The parents of Kendrick Johnson, the Georgia teen found dead inside a rolled-up wrestling mat in his high school gym in January, filed a complaint Tuesday against the funeral home that handled their son's remains.
The complaint was filed with the Georgia State Board of Funeral Service against Antonio Harrington, the owner of Harrington’s Funeral Home in Valdosta, on behalf of Jacquelyn and Kenneth Johnson.
The 17-year-old Johnson was found dead January 11 inside a wrestling mat in his Valdosta, Ga. school gym. Authorities called his death a freak accident, saying he fell head-first into an upright mat and became trapped. The case was closed, but Johnson’s family insists he was killed.
When a judge agreed to exhume Johnson's body over the summer, a private pathologist not only determined he died of blunt force trauma to his neck, but also that all of his internal organs, including his brain, were missing and his body had been stuffed with newspaper.
The Georgia Secretary of State currently has an open investigation into the funeral home that handled Johnson’s remains.
The complaint filed Tuesday by Johnson’s parents alleges Harrington, the funeral home owner, “misled us as to the condition of our son’s body, and at worst, is responsible for the removal and destruction of his organs, and, thus, desecration of our son’s body.”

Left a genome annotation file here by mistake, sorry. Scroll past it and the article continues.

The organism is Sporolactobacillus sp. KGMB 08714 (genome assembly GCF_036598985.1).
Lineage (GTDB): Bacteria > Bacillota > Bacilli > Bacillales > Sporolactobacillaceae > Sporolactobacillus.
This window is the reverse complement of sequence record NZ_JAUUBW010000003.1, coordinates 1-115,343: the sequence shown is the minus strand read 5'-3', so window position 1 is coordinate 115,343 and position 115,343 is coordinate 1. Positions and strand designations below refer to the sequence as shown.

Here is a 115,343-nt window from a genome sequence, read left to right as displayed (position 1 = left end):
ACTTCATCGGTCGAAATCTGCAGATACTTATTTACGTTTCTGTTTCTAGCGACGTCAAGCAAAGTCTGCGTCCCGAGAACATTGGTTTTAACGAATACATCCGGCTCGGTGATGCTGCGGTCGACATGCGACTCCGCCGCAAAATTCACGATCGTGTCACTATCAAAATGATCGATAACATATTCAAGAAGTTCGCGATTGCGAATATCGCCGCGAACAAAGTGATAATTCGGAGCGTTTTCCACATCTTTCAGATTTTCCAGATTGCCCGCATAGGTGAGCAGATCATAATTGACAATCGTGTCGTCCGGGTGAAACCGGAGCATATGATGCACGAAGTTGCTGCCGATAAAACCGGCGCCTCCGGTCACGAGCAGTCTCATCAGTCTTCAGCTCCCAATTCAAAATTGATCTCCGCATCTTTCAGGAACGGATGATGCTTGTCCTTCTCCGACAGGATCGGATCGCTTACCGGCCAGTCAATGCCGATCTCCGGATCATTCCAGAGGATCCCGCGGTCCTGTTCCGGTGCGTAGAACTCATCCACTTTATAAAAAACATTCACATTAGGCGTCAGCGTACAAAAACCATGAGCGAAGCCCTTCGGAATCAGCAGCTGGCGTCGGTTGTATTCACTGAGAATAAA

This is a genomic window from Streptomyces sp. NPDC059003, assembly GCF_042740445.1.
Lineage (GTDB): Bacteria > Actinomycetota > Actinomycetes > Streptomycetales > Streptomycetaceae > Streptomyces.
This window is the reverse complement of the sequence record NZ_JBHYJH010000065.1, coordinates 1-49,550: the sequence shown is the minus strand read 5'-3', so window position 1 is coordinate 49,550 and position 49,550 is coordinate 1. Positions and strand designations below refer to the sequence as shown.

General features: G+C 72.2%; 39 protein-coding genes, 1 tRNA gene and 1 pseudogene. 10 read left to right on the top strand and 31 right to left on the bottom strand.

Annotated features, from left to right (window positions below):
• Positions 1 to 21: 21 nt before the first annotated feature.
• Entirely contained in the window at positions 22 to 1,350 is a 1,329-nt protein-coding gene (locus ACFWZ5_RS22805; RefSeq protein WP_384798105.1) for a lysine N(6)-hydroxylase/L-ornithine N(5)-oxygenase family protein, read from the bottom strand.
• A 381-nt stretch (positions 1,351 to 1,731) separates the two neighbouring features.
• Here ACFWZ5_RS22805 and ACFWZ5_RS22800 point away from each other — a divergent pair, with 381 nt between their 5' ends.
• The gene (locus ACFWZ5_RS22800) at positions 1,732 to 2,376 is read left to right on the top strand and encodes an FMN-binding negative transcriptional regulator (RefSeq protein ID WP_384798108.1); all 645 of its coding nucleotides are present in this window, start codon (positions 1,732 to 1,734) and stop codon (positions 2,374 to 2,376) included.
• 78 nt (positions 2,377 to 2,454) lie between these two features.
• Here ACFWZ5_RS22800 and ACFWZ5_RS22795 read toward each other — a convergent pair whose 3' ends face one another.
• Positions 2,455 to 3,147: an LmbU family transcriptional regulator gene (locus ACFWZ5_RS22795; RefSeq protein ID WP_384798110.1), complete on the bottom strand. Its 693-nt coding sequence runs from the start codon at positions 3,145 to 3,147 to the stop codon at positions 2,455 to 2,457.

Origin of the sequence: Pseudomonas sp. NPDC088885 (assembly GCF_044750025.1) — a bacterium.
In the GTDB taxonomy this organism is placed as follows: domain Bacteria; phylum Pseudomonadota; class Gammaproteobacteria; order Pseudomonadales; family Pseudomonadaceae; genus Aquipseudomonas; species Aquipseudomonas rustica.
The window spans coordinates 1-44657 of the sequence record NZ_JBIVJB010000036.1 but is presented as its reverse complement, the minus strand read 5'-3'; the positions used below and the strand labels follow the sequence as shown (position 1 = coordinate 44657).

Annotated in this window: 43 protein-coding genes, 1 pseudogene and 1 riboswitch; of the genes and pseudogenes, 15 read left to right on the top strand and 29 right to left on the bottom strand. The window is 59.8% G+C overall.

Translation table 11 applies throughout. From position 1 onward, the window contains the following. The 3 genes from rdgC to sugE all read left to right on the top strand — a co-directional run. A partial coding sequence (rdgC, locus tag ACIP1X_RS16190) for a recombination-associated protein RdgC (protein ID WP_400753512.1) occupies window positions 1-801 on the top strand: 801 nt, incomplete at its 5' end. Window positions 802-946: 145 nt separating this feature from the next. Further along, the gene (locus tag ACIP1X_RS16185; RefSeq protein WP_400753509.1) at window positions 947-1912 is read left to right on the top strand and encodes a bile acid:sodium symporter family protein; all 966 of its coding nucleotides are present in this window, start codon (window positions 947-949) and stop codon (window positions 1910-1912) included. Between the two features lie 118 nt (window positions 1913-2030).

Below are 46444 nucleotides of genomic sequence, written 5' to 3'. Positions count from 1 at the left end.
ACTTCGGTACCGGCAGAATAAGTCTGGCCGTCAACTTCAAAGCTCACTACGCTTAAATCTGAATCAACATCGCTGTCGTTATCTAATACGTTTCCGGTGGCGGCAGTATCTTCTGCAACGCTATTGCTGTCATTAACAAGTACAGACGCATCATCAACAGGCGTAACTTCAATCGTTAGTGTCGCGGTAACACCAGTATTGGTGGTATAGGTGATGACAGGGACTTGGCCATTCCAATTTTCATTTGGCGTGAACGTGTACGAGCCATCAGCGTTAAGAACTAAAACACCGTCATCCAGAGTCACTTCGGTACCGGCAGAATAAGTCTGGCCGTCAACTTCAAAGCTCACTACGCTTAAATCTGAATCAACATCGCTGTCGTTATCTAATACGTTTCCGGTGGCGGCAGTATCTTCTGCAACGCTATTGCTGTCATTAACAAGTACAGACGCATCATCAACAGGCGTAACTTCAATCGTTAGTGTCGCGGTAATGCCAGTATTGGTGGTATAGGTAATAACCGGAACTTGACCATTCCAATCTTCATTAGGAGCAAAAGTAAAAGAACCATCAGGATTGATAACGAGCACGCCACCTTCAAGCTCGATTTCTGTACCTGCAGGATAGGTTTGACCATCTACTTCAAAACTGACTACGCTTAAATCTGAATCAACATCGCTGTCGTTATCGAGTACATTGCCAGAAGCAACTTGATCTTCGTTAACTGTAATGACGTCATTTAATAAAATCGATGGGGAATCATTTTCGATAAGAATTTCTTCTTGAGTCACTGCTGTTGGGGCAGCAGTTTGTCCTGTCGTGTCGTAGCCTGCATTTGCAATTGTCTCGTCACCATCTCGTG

The complaint alleges that when confronted by Kenneth Johnson following the second autopsy, Harrington said he believed “one or two organs might have been missing” when the funeral home received the body. The complaint goes on to say that in a letter to the Johnson family’s attorney dated Oct. 4, 2013, Harrington said Johnson’s organs were “destroyed” and “discarded by the prosector” prior to the body’s arrival at the funeral home.
“We consider the mishandling of our son’s remains as a form of fraud…,” the complaint reads. “Mr. Harrington may have facilitated a cover-up as to the cause of our son’s death to the extent that the missing organs may have deprived our pathologists the means by which to determine how he may have died.”
Roy Copeland, the attorney for the funeral home, released a written statement to Crimesider in November saying that when the funeral home received Johnson’s body, the organs had already been removed.
He said Antonio Harrington was told by a death investigator with the Georgia Bureau of Investigation, which conducted the autopsy, that Johnson’s viscera, or internal organs, were disposed of during the autopsy due to decomposition. He also justified the funeral home’s use of newspaper to stuff Johnson’s body, saying it is in conformity with burial protocol.
Sherry Lang, spokesperson for the GBI, told Crimesider in November that in "every single autopsy [conducted at the GBI], the internal organs are returned to the body cavity."
A rally seeking justice for Kendrick Johnson is scheduled for Wednesday on the steps of the Georgia State Capitol.